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I will explain what I mean by restricted scope first:

restrictedScope (allowedNamespace) {
   /* THE CLIENT CODE GOES HERE */
   /* the namespace in this closure is limited only to the idioms
      I allow, both in terms of reserved words and standard functions */

   val result = allowedNamespace.run(); // works, since run() ...
   // ... is a function of allowedNamespace
   val list = new List(); // does not work, since List is not in scope

   /* CLIENT CODE SAMPLE (prepare, release and wait are defined in allowedNamespace) */
   prepare( "service 1" )
   wait( 1000 )
   release( "service 1" )
   ...

}

While executing a strictly imperative DSL based on regular scala code, I would like to run the client code safely. And to do this safely, I might want to restrict the usage of constructions like for and if (only if possible), remove the creation of lists and allow only the idioms I define in allowed namespace to be executed/referred to.

Are there facilities to do this, without overriding all standard idioms?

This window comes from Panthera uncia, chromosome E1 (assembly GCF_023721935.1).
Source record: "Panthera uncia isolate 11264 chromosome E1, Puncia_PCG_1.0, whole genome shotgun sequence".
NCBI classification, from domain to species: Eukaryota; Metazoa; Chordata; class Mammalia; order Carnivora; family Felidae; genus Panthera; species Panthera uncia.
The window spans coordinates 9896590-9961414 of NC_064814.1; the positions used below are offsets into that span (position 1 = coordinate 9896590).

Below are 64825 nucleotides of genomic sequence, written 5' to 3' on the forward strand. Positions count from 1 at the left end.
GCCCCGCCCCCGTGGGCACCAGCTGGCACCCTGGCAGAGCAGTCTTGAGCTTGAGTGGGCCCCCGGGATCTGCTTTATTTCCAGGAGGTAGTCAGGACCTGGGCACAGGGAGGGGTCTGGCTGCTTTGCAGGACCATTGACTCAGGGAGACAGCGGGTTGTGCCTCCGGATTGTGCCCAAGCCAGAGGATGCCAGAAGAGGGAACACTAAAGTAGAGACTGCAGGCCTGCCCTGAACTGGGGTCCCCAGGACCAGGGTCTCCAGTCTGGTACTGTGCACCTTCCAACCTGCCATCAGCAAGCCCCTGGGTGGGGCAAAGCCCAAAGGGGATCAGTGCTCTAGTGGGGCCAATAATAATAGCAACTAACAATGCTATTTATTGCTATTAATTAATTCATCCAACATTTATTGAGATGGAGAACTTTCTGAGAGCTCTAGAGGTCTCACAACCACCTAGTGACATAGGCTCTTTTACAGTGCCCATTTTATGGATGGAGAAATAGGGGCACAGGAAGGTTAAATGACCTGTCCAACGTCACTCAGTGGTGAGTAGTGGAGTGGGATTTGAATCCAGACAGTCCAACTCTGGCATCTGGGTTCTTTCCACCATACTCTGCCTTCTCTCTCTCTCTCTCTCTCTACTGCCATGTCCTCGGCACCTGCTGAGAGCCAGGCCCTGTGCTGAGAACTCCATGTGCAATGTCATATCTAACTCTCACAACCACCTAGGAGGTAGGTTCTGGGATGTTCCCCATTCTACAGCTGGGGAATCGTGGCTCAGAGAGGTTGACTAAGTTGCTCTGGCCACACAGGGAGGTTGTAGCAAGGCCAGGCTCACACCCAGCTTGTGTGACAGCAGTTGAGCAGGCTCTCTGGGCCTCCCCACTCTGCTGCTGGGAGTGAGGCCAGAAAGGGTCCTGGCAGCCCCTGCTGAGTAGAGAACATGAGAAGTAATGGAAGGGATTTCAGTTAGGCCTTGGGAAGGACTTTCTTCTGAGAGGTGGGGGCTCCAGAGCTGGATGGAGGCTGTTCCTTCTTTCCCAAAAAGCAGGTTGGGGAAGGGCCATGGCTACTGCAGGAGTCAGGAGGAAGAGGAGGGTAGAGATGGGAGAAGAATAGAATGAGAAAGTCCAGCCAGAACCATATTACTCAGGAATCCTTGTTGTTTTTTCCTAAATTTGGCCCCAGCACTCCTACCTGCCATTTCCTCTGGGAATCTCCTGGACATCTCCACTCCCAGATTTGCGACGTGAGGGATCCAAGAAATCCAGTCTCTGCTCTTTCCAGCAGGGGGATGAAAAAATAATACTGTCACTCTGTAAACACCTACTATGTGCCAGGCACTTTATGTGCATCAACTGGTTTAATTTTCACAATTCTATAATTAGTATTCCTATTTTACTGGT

If not, is there an automatic way (probably via reflection) to override all standard idioms imported to the namespace?

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1  
I think this is what they call first-class contexts, but I am not sure. –  missingfaktor Apr 28 '12 at 13:48

1 Answer 1

up vote 3 down vote accepted

This might be possible to do with experimental macros in Scala 2.10 which would allow you to inspect the code inside restrictedScope before compiling.

However, I think you’ll have a hard time filtering the tree for allowed and forbidden methods. So I am not sure this is feasible.

Alternatively, you could make use of the experimental scala-virtualized branch which at least would allow you to simply overload for and if statements to your own liking. (Reference)

Yet, this also requires shipping your own compiler so it really depends on the scope of your problem and the target user base. (Some more info on Scala DSLs.)

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scala-virtualized is a really neat project, even that I am unable to ship it. Thank you for pointing that out. Ifs and fors can stay, as long as I get to override the rest of the namespace. –  sdkfasldf Apr 29 '12 at 0:46

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